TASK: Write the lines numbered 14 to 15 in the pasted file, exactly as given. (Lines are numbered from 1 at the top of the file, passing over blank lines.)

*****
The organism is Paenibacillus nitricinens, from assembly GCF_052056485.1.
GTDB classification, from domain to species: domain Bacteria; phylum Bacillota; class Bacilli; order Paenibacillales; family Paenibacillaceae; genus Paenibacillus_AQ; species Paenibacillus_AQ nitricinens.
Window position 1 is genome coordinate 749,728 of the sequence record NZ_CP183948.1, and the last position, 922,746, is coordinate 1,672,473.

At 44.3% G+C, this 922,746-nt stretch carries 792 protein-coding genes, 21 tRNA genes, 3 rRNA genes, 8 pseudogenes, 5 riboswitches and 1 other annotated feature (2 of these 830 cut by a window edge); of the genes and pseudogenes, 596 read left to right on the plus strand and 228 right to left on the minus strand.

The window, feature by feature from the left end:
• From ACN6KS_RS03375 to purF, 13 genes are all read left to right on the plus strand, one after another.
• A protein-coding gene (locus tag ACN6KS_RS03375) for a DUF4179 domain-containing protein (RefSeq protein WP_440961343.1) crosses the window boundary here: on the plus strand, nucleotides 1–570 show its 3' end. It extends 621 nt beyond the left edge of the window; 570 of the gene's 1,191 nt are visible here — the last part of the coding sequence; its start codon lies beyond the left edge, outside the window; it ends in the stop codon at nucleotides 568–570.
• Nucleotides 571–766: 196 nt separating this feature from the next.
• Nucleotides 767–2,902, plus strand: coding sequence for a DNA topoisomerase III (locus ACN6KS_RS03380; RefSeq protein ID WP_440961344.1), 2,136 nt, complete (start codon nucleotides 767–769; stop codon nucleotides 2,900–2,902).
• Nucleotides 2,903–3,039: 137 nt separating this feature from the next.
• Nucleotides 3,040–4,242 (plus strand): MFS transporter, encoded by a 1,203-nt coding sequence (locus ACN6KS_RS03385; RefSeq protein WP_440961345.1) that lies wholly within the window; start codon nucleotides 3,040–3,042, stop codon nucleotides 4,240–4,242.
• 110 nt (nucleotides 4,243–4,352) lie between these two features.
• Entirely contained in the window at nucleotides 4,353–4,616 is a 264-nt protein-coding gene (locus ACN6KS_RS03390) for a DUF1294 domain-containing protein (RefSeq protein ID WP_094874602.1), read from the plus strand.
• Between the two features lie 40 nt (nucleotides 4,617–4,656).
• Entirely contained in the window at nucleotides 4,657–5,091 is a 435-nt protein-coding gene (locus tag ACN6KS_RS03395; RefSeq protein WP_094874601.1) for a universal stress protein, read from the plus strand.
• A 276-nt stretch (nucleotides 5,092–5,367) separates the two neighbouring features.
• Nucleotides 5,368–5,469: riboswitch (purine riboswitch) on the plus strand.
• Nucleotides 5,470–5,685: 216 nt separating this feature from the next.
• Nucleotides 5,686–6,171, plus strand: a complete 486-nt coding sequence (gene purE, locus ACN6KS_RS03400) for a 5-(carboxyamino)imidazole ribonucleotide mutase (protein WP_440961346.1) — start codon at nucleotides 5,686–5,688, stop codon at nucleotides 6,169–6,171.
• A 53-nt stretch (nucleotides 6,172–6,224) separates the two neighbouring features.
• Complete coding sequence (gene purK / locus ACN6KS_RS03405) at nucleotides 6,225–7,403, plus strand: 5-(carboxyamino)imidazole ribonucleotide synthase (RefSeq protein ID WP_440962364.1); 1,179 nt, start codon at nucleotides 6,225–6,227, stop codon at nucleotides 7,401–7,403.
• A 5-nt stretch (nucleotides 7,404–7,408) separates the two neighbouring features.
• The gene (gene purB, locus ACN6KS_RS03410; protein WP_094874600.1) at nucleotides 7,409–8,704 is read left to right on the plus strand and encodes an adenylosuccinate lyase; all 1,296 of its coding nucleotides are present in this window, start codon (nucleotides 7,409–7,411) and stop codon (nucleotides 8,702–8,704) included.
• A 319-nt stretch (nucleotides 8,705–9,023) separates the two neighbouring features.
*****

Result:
• Between the two features lie 40 nt (nucleotides 4,617–4,656).
• Entirely contained in the window at nucleotides 4,657–5,091 is a 435-nt protein-coding gene (locus tag ACN6KS_RS03395; RefSeq protein WP_094874601.1) for a universal stress protein, read from the plus strand.